Improving Executive Functioning

Women often juggle myriad obligations simultaneously. An eye opening nation-wide survey from the University of Wisconsin revealed that for dual income earning families, wives spend about twice as much time doing housework, and five times as much time providing childcare than their husbands (as cited in Belkin, 2008).

As busy women, we rely on a group of higher-order cognitive processes called executive functions. However, these skills are not explicitly taught to usin academic or professional settings. Fortunately, we utilize many interventions to help improve these skills at CTWPS. Below are brief examples of executive functions and cognitive-behaviorally informed techniques that we may use to strengthen this skillset: 

Planning and Organization. Oftentimes, women come into treatment describing feelings of burnout. Through assessment, we may learn that she is actually having difficulty planning and organizing her very limited and hard-earned down time. One strategy we help our patients with is concretely breaking tasks down into more manageable parts and utilizing activity scheduling, to ensure she is making the most effective use of her time. 

Initiation. For those who have trouble getting started on tasks, we can explore various strategies to avoid procrastination. In addition to discussing possible barriers to accomplishing tasks, one strategy we may suggest is implementing small rewards for on-task behavior, such as a break every 20-25 minutes.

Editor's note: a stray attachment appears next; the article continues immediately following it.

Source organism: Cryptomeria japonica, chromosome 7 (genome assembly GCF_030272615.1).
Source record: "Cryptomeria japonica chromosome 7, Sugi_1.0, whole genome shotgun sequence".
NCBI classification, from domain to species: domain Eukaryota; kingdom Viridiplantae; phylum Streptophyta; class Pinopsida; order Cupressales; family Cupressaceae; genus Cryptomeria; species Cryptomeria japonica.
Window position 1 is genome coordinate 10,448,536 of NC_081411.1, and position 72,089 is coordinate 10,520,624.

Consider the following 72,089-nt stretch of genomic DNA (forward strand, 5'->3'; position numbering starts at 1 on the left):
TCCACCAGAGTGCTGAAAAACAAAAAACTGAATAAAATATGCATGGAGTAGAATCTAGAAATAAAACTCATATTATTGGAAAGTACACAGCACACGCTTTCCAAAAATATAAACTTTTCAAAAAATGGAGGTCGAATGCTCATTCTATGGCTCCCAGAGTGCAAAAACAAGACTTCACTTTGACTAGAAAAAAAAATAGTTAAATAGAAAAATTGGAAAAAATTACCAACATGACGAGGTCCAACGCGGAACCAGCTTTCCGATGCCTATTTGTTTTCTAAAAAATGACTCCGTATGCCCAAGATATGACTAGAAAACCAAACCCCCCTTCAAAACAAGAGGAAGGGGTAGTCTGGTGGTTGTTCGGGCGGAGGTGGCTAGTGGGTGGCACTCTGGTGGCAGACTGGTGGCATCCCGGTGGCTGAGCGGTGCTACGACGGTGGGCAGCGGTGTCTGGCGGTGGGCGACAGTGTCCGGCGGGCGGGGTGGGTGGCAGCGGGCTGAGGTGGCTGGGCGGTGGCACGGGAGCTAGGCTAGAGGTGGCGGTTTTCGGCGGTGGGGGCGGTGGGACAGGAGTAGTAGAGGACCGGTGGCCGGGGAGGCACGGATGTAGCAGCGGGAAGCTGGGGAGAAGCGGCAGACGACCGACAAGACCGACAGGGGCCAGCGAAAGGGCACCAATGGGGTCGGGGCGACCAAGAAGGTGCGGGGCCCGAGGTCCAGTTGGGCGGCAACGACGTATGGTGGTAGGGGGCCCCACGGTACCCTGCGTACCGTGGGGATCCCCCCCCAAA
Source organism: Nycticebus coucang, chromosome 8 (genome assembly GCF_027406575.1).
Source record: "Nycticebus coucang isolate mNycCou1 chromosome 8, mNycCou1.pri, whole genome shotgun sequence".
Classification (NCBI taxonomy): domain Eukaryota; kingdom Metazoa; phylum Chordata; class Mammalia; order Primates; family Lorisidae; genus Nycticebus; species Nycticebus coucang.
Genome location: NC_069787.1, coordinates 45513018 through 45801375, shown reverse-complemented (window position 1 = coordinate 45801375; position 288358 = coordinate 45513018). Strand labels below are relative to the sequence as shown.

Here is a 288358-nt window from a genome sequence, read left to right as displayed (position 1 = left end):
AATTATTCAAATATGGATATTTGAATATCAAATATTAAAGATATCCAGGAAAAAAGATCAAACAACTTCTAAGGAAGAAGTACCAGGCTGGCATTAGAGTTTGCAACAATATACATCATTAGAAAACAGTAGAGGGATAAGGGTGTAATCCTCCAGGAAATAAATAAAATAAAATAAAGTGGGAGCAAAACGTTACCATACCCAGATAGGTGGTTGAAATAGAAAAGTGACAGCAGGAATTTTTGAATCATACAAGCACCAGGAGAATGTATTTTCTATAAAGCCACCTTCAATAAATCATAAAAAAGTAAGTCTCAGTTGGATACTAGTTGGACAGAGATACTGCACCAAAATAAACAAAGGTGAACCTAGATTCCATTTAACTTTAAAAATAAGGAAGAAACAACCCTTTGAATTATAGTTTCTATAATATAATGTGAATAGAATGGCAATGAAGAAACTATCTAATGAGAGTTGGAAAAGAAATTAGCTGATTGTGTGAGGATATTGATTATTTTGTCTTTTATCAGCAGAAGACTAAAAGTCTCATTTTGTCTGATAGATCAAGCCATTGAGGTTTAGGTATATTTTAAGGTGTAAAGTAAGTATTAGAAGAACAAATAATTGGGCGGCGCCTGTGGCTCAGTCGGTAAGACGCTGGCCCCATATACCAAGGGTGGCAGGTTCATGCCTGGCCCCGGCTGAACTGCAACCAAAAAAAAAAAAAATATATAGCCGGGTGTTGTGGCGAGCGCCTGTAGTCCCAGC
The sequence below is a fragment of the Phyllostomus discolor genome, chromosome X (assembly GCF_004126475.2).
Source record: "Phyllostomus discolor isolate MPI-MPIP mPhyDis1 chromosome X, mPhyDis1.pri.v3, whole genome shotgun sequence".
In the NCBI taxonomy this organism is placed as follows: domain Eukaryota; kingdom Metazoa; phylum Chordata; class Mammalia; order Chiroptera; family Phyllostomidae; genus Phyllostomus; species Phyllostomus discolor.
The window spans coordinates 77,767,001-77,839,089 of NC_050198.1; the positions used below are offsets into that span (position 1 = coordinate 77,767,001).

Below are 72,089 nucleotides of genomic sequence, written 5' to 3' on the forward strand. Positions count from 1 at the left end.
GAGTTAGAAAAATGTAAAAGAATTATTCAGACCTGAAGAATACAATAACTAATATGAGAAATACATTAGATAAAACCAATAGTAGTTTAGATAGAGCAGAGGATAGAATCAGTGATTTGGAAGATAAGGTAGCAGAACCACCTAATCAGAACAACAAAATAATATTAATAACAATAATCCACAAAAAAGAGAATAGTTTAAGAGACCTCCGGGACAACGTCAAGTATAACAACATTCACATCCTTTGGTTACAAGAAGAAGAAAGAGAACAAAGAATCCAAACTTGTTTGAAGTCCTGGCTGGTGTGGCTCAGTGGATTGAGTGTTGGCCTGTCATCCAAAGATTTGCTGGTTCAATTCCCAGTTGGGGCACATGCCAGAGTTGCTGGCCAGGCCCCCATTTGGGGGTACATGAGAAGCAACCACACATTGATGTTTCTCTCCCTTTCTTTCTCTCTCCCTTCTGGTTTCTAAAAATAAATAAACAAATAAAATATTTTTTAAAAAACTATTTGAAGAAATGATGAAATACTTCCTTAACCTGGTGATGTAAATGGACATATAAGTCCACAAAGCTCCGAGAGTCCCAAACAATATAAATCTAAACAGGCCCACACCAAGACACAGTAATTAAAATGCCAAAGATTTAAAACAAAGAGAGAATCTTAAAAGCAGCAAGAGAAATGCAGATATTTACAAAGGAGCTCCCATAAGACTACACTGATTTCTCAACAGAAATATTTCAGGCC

Emotion Regulation and Inhibition. Some people struggle with regulating their emotions and inhibiting their impulses, which can be detrimental to both interpersonal and professional relationships. At CTWPS, we strive to increase awareness of one’s inner experience, which fosters self-control. 

Cognitive Flexibility. We often see cognitive flexibility tested in our patients when they must shift from one meeting to another without a reprieve. One strategy we discuss here at CTWPS includes scheduling “transition time” between meetings, which helps to collect your thoughts and transition more seamlessly from one setting to another. 

Working Memory and Self-Monitoring. Weaknesses in working memory can manifest as difficulties with formulating a response in your head, and then conveying your ideas aloud. Others have deficits in self-monitoring, which can be a byproduct of multitasking. The first step in overcoming these challenges include strengthening your mental health forcefield, by stabilizing your diet, exercise, and sleep. We might also suggest scheduling time each night to double check your inbox before bed and set reminders so as to not forget anything. 

At CTWPS we address executive functioning challenges via an individualized, proactive, and skills-based approach. The strategies described above are merely a glimpse into the multifaceted and interactive approach you can expect in working with us. We welcome the opportunity to work with you and support you!